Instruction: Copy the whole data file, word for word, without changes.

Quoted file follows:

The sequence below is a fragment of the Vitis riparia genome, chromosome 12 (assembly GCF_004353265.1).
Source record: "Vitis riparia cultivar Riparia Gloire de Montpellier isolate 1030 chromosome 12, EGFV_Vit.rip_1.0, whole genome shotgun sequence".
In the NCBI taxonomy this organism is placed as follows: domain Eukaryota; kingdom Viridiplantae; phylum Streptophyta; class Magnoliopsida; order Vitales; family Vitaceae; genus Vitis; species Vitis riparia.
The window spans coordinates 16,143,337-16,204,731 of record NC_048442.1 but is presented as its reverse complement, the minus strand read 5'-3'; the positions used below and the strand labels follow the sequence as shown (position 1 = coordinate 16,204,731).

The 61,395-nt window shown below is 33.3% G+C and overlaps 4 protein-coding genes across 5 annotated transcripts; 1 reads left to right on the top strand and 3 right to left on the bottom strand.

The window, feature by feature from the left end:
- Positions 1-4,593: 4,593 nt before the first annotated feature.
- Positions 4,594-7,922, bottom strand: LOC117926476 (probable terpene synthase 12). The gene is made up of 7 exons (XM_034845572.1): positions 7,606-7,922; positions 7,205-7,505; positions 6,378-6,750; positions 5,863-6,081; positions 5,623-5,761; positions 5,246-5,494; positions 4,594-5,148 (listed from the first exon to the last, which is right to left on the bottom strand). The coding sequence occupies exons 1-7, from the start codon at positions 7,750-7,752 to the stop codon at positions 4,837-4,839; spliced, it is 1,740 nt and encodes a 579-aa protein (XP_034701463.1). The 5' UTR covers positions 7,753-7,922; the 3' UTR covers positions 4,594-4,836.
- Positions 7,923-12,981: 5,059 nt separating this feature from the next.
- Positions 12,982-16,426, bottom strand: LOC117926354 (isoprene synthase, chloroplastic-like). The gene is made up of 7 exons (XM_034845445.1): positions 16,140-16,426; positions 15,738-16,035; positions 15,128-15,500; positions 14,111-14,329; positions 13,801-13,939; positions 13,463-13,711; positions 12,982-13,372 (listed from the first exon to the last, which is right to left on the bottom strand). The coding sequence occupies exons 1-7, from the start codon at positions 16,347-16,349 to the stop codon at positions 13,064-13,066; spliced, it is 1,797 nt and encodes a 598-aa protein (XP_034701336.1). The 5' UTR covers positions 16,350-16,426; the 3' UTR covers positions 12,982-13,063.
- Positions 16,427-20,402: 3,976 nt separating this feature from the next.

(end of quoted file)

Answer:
The sequence below is a fragment of the Vitis riparia genome, chromosome 12 (assembly GCF_004353265.1).
Source record: "Vitis riparia cultivar Riparia Gloire de Montpellier isolate 1030 chromosome 12, EGFV_Vit.rip_1.0, whole genome shotgun sequence".
In the NCBI taxonomy this organism is placed as follows: domain Eukaryota; kingdom Viridiplantae; phylum Streptophyta; class Magnoliopsida; order Vitales; family Vitaceae; genus Vitis; species Vitis riparia.
The window spans coordinates 16,143,337-16,204,731 of record NC_048442.1 but is presented as its reverse complement, the minus strand read 5'-3'; the positions used below and the strand labels follow the sequence as shown (position 1 = coordinate 16,204,731).

The 61,395-nt window shown below is 33.3% G+C and overlaps 4 protein-coding genes across 5 annotated transcripts; 1 reads left to right on the top strand and 3 right to left on the bottom strand.

The window, feature by feature from the left end:
- Positions 1-4,593: 4,593 nt before the first annotated feature.
- Positions 4,594-7,922, bottom strand: LOC117926476 (probable terpene synthase 12). The gene is made up of 7 exons (XM_034845572.1): positions 7,606-7,922; positions 7,205-7,505; positions 6,378-6,750; positions 5,863-6,081; positions 5,623-5,761; positions 5,246-5,494; positions 4,594-5,148 (listed from the first exon to the last, which is right to left on the bottom strand). The coding sequence occupies exons 1-7, from the start codon at positions 7,750-7,752 to the stop codon at positions 4,837-4,839; spliced, it is 1,740 nt and encodes a 579-aa protein (XP_034701463.1). The 5' UTR covers positions 7,753-7,922; the 3' UTR covers positions 4,594-4,836.
- Positions 7,923-12,981: 5,059 nt separating this feature from the next.
- Positions 12,982-16,426, bottom strand: LOC117926354 (isoprene synthase, chloroplastic-like). The gene is made up of 7 exons (XM_034845445.1): positions 16,140-16,426; positions 15,738-16,035; positions 15,128-15,500; positions 14,111-14,329; positions 13,801-13,939; positions 13,463-13,711; positions 12,982-13,372 (listed from the first exon to the last, which is right to left on the bottom strand). The coding sequence occupies exons 1-7, from the start codon at positions 16,347-16,349 to the stop codon at positions 13,064-13,066; spliced, it is 1,797 nt and encodes a 598-aa protein (XP_034701336.1). The 5' UTR covers positions 16,350-16,426; the 3' UTR covers positions 12,982-13,063.
- Positions 16,427-20,402: 3,976 nt separating this feature from the next.